As countries around the world overcome the first wave of coronavirus infections, one thing is becoming apparent: Remote working will almost certainly become a permanent fixture of modern life for many. Going forward, governments and companies may periodically require or encourage employees to work from home. And even when they do not, both employees and employers are more comfortable with work-from-home arrangements than ever before.

Continue Reading Maintaining an Effective Compliance Program When Working Remotely

By Andy Smetana, Joe Bailey, Wendy Moore and Teri Lindquist

The U.S. Senate, on June 3, 2020, approved H.R. 7010, referred to as the “Paycheck Protection Program Flexibility Act of 2020.” This advances to the president legislation that was previously approved with nearly unanimous support in the U.S. House of Representatives. If signed into law, this legislation would extend the so-called “covered period” for borrowers to spend loan proceeds received under the Paycheck Protection Program (PPP) and qualify for forgiveness. This legislation would also make other significant changes to the terms of PPP loans, many of which are now at the end of their original eight-week covered period. Some initial questions and answers based on this legislation are provided below:

  1. Does the new legislation automatically extend the covered period for all PPP borrowers?

No, the legislation provides that borrowers who received their PPP loan before the new legislation is enacted will be able to elect between their original eight-week covered period or the new covered period that ends on the earlier of 24 weeks after their loan was originated or December 31, 2020. New PPP loan borrowers would automatically have the extended covered period. Note, however, that the legislation does not increase the per person cap on permitted payroll costs, meaning that no more than $15,385 in direct cash compensation paid per employee will qualify for forgiveness.

It is unclear how this legislation would affect the “alternative payroll covered period” authorized by the Small Business Administration (SBA) in recent rulemaking and the PPP loan forgiveness application form. For more information on these topics, see our earlier update.


Continue Reading Legislation Approved to Extend the Covered Period for PPP Loan Forgiveness and Make Other Significant Changes

In light of states beginning to reopen and more employees returning to the workplace, the CDC has created a webpage called “COVID-19 Employer Information for Office Buildings,” which provides guidance to employers, building owners and managers, and building operations specialists on how to safely reopen office buildings. The CDC recommends that employers do

On May 19, 2020, the Long Beach (California) City Council adopted the COVID-19 Paid Supplemental Paid Sick Leave Emergency Ordinance.  The ordinance is effective immediately and applies to businesses with 500 or more employees nationally and was described by the city council as a measure to “fill the gap” left by the federal Families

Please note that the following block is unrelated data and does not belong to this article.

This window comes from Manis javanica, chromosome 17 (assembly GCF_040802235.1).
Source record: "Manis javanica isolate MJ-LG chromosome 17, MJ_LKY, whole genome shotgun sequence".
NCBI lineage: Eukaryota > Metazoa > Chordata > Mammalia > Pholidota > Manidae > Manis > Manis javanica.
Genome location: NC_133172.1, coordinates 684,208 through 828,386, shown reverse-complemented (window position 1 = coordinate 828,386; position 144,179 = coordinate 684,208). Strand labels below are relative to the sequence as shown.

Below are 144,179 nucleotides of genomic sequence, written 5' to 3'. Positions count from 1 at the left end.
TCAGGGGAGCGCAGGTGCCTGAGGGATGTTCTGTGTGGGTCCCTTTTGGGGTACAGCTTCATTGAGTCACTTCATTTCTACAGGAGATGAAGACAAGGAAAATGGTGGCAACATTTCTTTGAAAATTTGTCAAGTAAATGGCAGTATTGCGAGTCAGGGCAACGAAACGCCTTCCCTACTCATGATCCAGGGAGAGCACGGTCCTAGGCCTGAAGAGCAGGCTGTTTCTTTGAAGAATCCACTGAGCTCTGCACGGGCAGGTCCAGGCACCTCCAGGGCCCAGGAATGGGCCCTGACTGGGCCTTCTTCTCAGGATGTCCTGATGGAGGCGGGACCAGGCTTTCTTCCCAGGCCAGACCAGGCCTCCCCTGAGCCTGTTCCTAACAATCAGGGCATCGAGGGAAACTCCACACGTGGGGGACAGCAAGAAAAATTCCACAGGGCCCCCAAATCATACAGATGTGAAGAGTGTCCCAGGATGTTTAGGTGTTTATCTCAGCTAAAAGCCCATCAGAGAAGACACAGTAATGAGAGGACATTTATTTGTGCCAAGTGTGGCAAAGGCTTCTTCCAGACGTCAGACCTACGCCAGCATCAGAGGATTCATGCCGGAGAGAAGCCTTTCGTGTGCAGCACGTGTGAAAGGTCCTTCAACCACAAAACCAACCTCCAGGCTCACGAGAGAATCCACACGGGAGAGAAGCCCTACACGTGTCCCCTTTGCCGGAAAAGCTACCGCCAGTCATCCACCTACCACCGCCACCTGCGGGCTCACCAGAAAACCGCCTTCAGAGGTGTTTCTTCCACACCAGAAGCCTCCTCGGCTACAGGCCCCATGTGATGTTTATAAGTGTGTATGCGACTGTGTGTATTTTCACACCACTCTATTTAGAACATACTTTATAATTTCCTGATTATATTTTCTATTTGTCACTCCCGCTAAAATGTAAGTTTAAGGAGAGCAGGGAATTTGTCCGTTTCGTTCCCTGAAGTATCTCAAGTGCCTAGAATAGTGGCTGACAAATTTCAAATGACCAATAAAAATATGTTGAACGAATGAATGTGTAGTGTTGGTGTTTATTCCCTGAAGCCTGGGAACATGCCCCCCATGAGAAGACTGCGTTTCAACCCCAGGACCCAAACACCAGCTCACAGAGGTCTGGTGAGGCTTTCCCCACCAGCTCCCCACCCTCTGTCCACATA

Going into what would be a long holiday weekend in any other year, California restaurants have new reopening guidance to consider as restrictions begin to loosen statewide.

This week California Gov. Gavin Newsom loosened the requirements for counties to reopen additional businesses, including dine-in restaurants, as part of Stage 2B of California’s resilience plan.  The Reliance Roadmap is found here and includes statewide industry guidance to reduce risk.  Under the updated guidelines, counties can broaden reopening moving forward if: (1) hospitalization and test positivity rates are stable or declining; (2) they have a significant level of preparedness with testing, contact tracing, PPE, and hospital surge; and (3) they have adequate plans related to county-wide containment.  The original statistical metrics set for each of these conditions have been slightly relaxed, allowing more counties to enter Stage2B, which includes reopening dine-in restaurants with certain precautions.


Continue Reading As Summer Begins, The CA Restaurant Industry Weighs Reopening Its Doors

By Joe Bailey, Teri A. Lindquist, Wendy L. Moore, Andrew (Andy) Smetana and Sean M. Apfelbaum

After putting much emphasis on eligibility requirements for PPP loans, the SBA has now turned its attention to the requirements for loan forgiveness.  On Friday night, the SBA released a PPP loan forgiveness application. The application

The SBA and Treasury Department issued a new FAQ #46 this morning (May 13) that should give clarity and comfort to many PPP borrowers. First, Borrowers with PPP loans of less than $2 million will be deemed to have made the necessity certification in good faith. The $2 million amount includes the applicable company AND all of its affiliates as determined by the SBA’s affiliation rules. For PPP loans in excess of $2 million (including individual companies with a loan of less than $2 million if its affiliated group has PPP loans in excess of $2 million), the FAQ also provides helpful information. The FAQ provides that if the SBA determines that a borrower with a loan of greater than $2 million lacked an adequate basis for the necessity certification, the SBA will seek repayment of the outstanding PPP loan balance and, if the borrower repays the loan after receiving notification from the SBA, the SBA will not refer or pursue enforcement actions with respect to the certification concerning necessity of the loan request.

Continue Reading SBA Announces New “Necessity” Safe Harbor for Paycheck Protection Program Loans